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No Good Deed Goes Unpunished – The Case of DFQFs in Africa

September 30, 2011

African Growth and Opportunities Act (AGOA); Source: AGOA.info

The African Growth and Opportunity Act (AGOA) has enabled substantial economic growth in sub-Saharan Africa through duty-free, quota-free (DFQF) access to U.S. markets. The program has created jobs and increased non-oil exports by 240 percent since its inception (up to the recent recession). The success of this program has instigated debate on whether to extend this service to all least developed countries (LDCs). The hope is that extending DFQFs will give developing countries access to the world market and spur economic growth thus eliminating poverty. In a report on regional integration and trade in sub-Saharan Africa, United Kingdom’s aid agency (DFID) claims that releasing barriers for trade will facilitate growth through the transmission of technological innovation, by facilitating competition, and through economies of scale. As is the case in most poverty alleviation schemes, while this “good deed” is a lovely thought, implementing it could have adverse effects on previous growth in sub-Saharan Africa.

A strong critic of the suggestion, Rosa Whitaker from the Whitaker Group responds in her aptly titled, “Killing African Growth With the Best Intentions.” Apparel and agriculture sectors are the most profitable in sub-Saharan Africa. The apparel industry has been largely boosted by the AGOA. However, if DFQF were to expand, these sectors would effectively be trumped by more competitive apparel markets in Bangladesh, Cambodia and Vietnam, the most competitive in the world. With newer, more competitive markets being opened, it will become more difficult for African companies to compete, causing many to shut down.

Clothing factory in Bangladesh; Source: GMB Akash/Panos Pictures

Releasing barriers would also have little effect on alleviating poverty in Asian LDCs. Whitaker explains that for countries with already competitive markets, “the benefits will instead accrue to multinational retailers whose input costs are slashed while the real wages paid to workers remain constant.” In addition there is little human rights law governing how employers treat their workers in this region. Attempting to improve conditions would increase the cost of production and, in turn, make them less competitive. Workers thereby continue to live in poverty despite facilitating competition and economies of scale.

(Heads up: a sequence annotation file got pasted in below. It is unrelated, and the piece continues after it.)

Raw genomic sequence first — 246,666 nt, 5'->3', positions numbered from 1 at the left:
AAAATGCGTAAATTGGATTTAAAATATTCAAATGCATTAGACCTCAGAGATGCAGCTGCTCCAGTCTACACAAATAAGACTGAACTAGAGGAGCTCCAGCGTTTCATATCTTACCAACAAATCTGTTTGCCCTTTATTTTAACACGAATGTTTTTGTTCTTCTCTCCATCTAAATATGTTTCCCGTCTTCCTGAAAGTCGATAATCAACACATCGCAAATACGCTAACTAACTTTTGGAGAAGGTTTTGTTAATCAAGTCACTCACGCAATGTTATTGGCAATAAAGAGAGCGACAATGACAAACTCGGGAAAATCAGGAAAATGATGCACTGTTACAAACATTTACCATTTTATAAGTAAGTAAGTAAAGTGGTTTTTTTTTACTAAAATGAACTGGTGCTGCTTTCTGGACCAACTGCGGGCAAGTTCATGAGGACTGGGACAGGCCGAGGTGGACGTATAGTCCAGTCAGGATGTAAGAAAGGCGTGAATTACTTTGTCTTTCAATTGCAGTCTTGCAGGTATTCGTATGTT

There are also already restrictions in place on sub-Saharan African countries on the types of products they can export DFQF. In a recent G20 Development Working Group (DGW) meeting, several members were congratulated for extending DFQF to cover 97 percent of all products. However, the remaining 3 percent that are not covered are the types of products developing countries would be most interested in exporting. This includes agricultural commodities like cotton, sugar and tobacco.  Coincidence? Probably not considering these products are too “politically sensitive” in the U.S. to receive freer access into the U.S. The program also does little for the poorest farmers who do not have to capacity to compete in a larger, more competitive market.

The question becomes how this program plans to spur economic growth for the poorest when it prohibits them from utilizing their strongest sectors. Ruth Bergen, in a recent post on the Poverty Matters Blog, talks about the business of development and points out that these changes are less about development than they are about business.  A leaked paper by the G20 Development Working Group (DWG) states that “development is crucial for global economic growth.” Connecting business and development is not a horrible concept, especially if it utilizes the private sector to connect with local LDC business.  This could be helpful in creating successful, sustainable projects which can spur development.

It is not a bad idea to extend trade preferences to other developing countries. AGOA has done a lot of good in sub-Saharan Africa. However, varying levels of competition within LCDs and their impact on other LDC markets need to be considered before implementing such a plan. Not taking this into consideration could have an adverse affect on markets.

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